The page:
IBM unveils a new 5nm chip process, but 1nm looms on the horizon IBM unveils a new 5nm chip process, but 1nm looms on the horizon
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3 2 11 WHY THIS MATTERS IN BRIEF As physical chip design starts to near its limits it is getting harder for companies to... IBM unveils a new 5nm chip process, but 1nm looms on the horizon

WHY THIS MATTERS IN BRIEF

  • As physical chip design starts to near its limits it is getting harder for companies to keep up with Moore’s Law but IBM’s latest announcement gives it a new shot in the arm – until that is Quantum Computing arrives


 

IBM, in partnership with Samsung and Global Foundries, who manufacture the chips for Qualcomm and AMD, among others, has unveiled a new process EUV lithography (Extreme Ultraviolet) process for fabricating 5nm chips that will let companies fit over 30 billion transistors onto a single computer chip.

 

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It was only two years ago that IBM announced unveiled it’s process to fabricate 7nm chips which Samsung will likely ship beginning next year, but today’s announcement sounds like an even more important breakthrough in chip design given the fact that many people in the industry believe that Moore’s Law, the law which has governed chip design for decades, and which could be soon be replaced by Quantum Computing’s Rose’s Law, is at worst dead and at best slowing down, and that’s despite the fact that new 1nm processes are starting to appear, albeit in the labs.

The 5nm chip uses a “Gate-all-around” transistor (GAAFET), where the gate material is wrapped around a trio of horizontal silicon nanosheets, rather than today’s more usual FinFET design which uses vertical fins and which is the mainstay of all of today’s state of the art chips.

 

 

IBM has also claimed that it sees a way to scale FinFET designs down to 5nm but there’s a performance ceiling on that design because of the limits of current flow through the minuscule fins at that scale. In a way, the Gate-all-around architecture is more simple than FinFET and it’s argued it could be scaled scaled as far down as 3nm.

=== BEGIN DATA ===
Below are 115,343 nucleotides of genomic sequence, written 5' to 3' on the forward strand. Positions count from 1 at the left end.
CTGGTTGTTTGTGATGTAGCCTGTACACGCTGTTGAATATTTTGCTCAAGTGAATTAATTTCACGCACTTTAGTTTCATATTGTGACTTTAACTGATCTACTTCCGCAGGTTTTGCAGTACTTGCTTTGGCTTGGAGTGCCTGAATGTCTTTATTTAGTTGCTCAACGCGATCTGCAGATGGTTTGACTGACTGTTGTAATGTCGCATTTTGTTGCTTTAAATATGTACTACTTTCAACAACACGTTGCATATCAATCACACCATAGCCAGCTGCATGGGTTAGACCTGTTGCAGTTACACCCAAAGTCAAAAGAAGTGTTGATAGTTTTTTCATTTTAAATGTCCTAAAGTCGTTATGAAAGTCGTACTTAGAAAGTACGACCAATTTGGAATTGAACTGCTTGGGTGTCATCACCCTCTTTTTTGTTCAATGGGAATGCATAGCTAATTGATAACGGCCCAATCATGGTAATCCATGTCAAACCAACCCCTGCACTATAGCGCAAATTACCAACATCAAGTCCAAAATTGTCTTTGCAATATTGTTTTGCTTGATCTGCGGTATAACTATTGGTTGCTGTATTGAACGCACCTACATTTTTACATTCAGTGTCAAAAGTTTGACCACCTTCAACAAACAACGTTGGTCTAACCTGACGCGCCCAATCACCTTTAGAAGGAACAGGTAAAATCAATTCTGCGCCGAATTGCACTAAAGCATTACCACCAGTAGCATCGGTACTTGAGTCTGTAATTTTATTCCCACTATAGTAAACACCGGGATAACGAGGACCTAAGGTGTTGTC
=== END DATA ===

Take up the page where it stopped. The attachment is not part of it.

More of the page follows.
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IBM claims that chips based on this new design will have a 40 percent performance improvement over today’s 10nm chips that are currently produced by the likes of AMD, ARM and Intel, without the need to draw any additional power. Alternatively, putting it another way, the new chips, if companies kept their performance levels at the same levels, could reduce power consumption by 75 percent.

IBM’s new process also allows for nanosheet width to be adjusted continuously in a single chip design, which means circuits can be fine tuned for power and performance in one manufacturing pass.

So Moore’s Law might be struggling, but don’t bury it yet. But, when it, or rather, silicon, does eventually run out of steam we’ll have plenty of alternative computing platforms to choose from, including Chemical, DNA, Optical, or Photonic, and, of course, Quantum computing platforms.

Matthew Griffin Global Futurist, Tech Evangelist, X Prize Mentor ● Int'l Keynote Speaker ● Disruption, Futures and Innovation expert

Matthew Griffin, Futurist and Founder of the 311 Institute is described as “The Adviser behind the Advisers”. Recognised in 2013, 2015 and 2016 as one of Europe’s foremost futurists, innovation and strategy experts Matthew is an award winning author, entrepreneur and international speaker who has been featured on Discovery, Kurzweil, TechCrunch, VentureBeat and other notable channels. Working hand in hand with accelerators, investors, governments, multi-nationals and regulators around the world Matthew shows them what the future holds, helps them transform their organisations, products, and services, and demonstrates how the combination of democratised, powerful emerging technologies is helping fuel cultural, industrial and societal change. Matthew’s clients include Accenture, Bain & Co, Bank of America, Booz Allen Hamilton, Boston Consulting Group, Dell EMC, Deloitte, Deutsche Bank, E&Y, Fidelity, Goldman Sachs, JP Morgan Chase, KPMG, McKinsey & Co, PWC, Qualcomm, SAP, Schroeder’s, Sequoia Capital, UBS, the UK’s HM Treasury, the USAF and many others.

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